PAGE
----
Posted 23 July 2005 - 07:22 PM
Posted 23 July 2005 - 08:04 PM
1) Use an oddball name or combination of characters for the (E)SSID. Think of it as a password.
2) Turn off broadcasting of (E)SSID if possible. (not all routers/ap's support this feature)
3) Turn on MAC address filtering. This allows only the MAC addresses you've specified to connect to the router/ap
4) Turn off DHCP. Hardcode your IP's onto your machines. Additionally, don't use a common range like 192.168.0.x....use something whackier like your house number (assuming it's below 254 --> 192.168.137.x for example)
You can also turn on WEP, however, it is easily crackable and there is a performance hit when using it.
Hope this helps!
Be well, SD
Posted 25 July 2005 - 05:17 PM
wep-a network key, which is basically a password to connect to your network.
mac filtering-you specify the mac address which is the physical address of your wireless card and it will only allow that card to connect you can specify more then 1 however.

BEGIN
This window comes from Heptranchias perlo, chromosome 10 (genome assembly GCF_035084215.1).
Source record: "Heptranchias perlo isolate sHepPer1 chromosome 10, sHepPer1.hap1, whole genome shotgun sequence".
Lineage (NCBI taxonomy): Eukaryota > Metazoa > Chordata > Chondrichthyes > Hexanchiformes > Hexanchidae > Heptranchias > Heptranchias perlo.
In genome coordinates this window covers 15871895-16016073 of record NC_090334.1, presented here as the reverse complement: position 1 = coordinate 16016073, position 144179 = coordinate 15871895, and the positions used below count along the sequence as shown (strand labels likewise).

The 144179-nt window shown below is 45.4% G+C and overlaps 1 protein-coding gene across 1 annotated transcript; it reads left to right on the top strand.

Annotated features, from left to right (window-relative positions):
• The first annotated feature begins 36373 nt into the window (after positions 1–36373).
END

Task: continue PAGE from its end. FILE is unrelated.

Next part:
Posted 25 July 2005 - 10:55 PM
Posted 26 July 2005 - 06:04 AM
Posted 27 July 2005 - 05:06 PM
If you do use wireless, be sure that when you are making changes to the security within the router's configuration screens that you are doing so from a WIRED computer (not wireless), or you stand the chance of locking yourself out. Then when you take each step to increase the security, test it on a wireless computer so if something goes wrong you can address the most recent step you took. I would go with SoccerDad's recommendations, testing between each step to make sure the wireless is still functional for you. The only difference of opinion that I have is when it comes to WEP, use it, regardless of how crackable it is. If your equipment is relatively new, you may have the option to use WPA instead, which is much better than WEP. Just remember, one step at a time. If you have questions along the way, post them and they will be addressed.
One last note reiterd, it's normal for your router's lights to blink even when nobody is using your connection. There is much network traffic going on all the time even when you're not using it.
Posted 27 July 2005 - 05:51 PM
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